We know that smoking may cost you your life, but did you know that it'll also cost you upwards of $1 million over your lifetime? Just think how many fancy vacations, or other neat experiences, that kind of money could buy you.
The figures come from WalletHub, and include not just money wasted on tobacco, but also health care costs, lost income due to illness, and one rather odd (and somewhat inflationary) factor called Financial Opportunities Cost, which we'll get to in a second.
The results of the study are presented in two tables: one detailing costs per year, the other costs over a lifetime. Both tables can be sorted by state, with New York being the most costly state in which to be a smoker ($2.3 million spent over a lifetime), and Kentucky being the cheapest (only $1.1 million wasted).
The study imagines an adult who starts smoking at age 18, and gets through a pack a day. Our hypothetical smoker enjoys another 51 unhealthy years after this—the average smoker dies at 69 years old.
The most relevant cost, in terms of what you will actually spend on tobacco, is "Out-of-Pocket Costs Over a Lifetime." This also reflects the difference in tobacco prices across the U.S. A smoker in Kentucky will spend $88,794 over their lifetime, or $1,741 per year. Up in fancy New York, a smoker can expect to spend $194,341, or $3,811 per year, on their habit.
But the price of the tobacco itself is tiny compared to the other costs. For instance, that New York-based smoker can expect another $4,432 per year in health care alone, plus an extra $4,742 in lost income, based on the fact that smokers earn 20% less than non-smokers (8% of which is due directly to smoking). For our New York smoker, then, the total cost is around $676,000 over a lifetime.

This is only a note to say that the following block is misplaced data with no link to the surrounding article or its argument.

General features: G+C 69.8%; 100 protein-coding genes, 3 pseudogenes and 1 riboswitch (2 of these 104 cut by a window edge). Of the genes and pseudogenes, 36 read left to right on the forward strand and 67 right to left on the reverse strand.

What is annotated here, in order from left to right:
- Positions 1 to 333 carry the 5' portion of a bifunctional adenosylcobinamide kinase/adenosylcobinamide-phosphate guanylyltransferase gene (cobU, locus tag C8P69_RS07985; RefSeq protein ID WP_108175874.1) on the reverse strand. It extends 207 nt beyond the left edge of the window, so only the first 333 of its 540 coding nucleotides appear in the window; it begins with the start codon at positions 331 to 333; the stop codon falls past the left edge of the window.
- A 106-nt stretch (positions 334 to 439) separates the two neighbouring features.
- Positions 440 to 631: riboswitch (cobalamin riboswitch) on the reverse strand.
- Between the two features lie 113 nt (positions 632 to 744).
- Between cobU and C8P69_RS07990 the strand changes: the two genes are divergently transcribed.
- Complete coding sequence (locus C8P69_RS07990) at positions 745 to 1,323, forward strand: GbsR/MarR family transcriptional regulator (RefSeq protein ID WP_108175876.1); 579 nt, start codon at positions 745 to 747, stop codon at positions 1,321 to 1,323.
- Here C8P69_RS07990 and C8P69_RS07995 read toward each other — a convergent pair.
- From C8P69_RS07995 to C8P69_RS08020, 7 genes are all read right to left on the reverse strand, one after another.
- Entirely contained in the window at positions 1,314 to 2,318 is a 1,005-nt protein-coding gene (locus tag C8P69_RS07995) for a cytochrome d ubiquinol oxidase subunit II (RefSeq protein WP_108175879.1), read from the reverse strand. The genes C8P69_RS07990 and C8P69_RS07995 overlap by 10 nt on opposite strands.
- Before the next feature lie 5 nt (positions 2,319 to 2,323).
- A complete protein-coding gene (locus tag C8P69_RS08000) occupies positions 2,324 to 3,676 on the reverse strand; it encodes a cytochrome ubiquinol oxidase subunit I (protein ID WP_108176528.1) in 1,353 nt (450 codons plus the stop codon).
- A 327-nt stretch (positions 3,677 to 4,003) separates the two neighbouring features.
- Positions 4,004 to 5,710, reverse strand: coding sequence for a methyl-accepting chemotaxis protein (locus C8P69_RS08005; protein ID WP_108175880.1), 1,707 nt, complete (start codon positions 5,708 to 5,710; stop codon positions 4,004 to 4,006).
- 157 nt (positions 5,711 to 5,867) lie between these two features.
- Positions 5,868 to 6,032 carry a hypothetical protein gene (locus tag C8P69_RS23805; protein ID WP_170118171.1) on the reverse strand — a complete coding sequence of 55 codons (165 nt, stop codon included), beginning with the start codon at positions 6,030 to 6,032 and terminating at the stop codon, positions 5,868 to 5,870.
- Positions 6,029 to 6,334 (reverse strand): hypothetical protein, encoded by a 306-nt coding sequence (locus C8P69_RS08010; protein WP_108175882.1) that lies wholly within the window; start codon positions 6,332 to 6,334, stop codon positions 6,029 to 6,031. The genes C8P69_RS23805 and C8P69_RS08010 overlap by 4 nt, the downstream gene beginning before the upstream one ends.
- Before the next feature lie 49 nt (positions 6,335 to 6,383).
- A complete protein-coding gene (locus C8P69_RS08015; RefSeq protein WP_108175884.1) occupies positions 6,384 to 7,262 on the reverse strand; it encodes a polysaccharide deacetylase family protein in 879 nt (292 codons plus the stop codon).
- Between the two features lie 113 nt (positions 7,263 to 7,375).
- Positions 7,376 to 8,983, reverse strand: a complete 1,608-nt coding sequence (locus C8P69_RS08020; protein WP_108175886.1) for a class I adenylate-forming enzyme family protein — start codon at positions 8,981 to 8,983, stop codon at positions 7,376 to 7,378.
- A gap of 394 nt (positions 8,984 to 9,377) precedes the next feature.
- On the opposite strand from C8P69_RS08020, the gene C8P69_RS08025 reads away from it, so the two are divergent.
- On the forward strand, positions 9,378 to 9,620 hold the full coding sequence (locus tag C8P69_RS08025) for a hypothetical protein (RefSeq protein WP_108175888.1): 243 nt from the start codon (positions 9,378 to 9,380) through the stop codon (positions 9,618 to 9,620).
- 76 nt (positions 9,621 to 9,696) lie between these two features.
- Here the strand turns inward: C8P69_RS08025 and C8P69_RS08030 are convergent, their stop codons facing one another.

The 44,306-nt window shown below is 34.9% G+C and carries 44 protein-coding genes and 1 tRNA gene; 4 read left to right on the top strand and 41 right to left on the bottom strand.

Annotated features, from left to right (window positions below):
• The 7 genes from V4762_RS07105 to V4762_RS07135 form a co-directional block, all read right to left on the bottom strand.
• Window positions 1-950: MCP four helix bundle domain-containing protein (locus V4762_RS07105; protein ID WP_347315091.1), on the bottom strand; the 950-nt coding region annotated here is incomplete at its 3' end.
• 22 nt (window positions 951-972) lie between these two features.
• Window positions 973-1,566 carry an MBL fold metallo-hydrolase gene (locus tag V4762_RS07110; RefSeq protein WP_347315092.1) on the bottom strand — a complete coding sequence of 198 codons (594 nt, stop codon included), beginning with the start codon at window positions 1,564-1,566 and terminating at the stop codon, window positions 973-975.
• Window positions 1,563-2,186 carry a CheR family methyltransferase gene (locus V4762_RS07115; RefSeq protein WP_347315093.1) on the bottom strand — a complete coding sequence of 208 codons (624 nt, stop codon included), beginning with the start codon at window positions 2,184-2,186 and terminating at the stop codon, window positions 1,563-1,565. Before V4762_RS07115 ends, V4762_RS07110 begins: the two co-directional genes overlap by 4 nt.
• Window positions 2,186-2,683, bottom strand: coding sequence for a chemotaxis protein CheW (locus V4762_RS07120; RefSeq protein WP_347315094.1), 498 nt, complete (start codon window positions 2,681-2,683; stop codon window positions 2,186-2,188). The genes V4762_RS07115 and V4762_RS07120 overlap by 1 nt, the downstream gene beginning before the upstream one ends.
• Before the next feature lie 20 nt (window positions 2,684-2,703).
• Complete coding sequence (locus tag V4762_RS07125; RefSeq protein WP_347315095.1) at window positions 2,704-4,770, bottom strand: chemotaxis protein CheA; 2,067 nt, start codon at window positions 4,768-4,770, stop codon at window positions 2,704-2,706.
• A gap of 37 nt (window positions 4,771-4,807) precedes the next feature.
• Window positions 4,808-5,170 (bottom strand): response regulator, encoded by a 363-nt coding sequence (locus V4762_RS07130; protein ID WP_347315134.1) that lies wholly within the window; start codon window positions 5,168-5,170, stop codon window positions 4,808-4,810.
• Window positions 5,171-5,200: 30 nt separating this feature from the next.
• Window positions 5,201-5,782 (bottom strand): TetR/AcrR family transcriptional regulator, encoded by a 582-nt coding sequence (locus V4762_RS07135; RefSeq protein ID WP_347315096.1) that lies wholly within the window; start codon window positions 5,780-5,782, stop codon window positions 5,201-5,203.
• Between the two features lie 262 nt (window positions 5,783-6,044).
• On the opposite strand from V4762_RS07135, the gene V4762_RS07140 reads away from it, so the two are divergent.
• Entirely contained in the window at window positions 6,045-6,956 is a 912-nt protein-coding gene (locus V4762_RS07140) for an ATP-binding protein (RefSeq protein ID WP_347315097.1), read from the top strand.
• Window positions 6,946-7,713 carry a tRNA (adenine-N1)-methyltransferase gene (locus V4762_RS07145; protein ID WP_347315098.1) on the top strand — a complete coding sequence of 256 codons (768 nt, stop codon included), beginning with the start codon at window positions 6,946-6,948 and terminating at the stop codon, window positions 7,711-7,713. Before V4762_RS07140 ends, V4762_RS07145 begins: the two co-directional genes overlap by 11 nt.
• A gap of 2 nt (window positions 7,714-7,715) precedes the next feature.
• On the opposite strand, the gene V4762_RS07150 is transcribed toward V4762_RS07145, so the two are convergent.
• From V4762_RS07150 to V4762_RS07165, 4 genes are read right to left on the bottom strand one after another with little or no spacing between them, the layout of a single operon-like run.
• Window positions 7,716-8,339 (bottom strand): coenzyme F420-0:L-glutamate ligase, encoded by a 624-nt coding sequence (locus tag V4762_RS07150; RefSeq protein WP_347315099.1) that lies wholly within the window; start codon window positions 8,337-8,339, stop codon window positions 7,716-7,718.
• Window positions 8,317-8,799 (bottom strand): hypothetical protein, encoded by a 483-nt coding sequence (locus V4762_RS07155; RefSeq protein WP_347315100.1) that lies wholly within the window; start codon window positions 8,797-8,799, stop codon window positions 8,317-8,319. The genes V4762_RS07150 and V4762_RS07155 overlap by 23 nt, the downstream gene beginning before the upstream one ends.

So how do the study authors manage to slap a fine of up to $2.3 million on smokers? With the Financial Opportunities Cost, which assumes that a person invests their cigarette money in stocks instead of spending it on tobacco. That adds another $1,637,046 to the New York smoker's lost income, but it's hard to see this figure as much more than a way to inflate the statistics and make them seem more spectacular. But really, why bother? $676,000 is already a spectacular enough waste of money.
As a former smoker, I'm not sure any of this would have discouraged me from my habit. After all, us humans just don't think so long-term. If the threat of an early death isn't enough to make you stop, then how much effect can these figures really have? Besides, there's another way for our New York smoker to save themselves $287,417—move to Kentucky.
Thomas: I could buy a vacation home, send my kids and graddaughter to college and have money left over for retirement!
Too late! I'm still paying for smoking due to COPD. No going back! But it would be a lot more money if I had kept on smoking!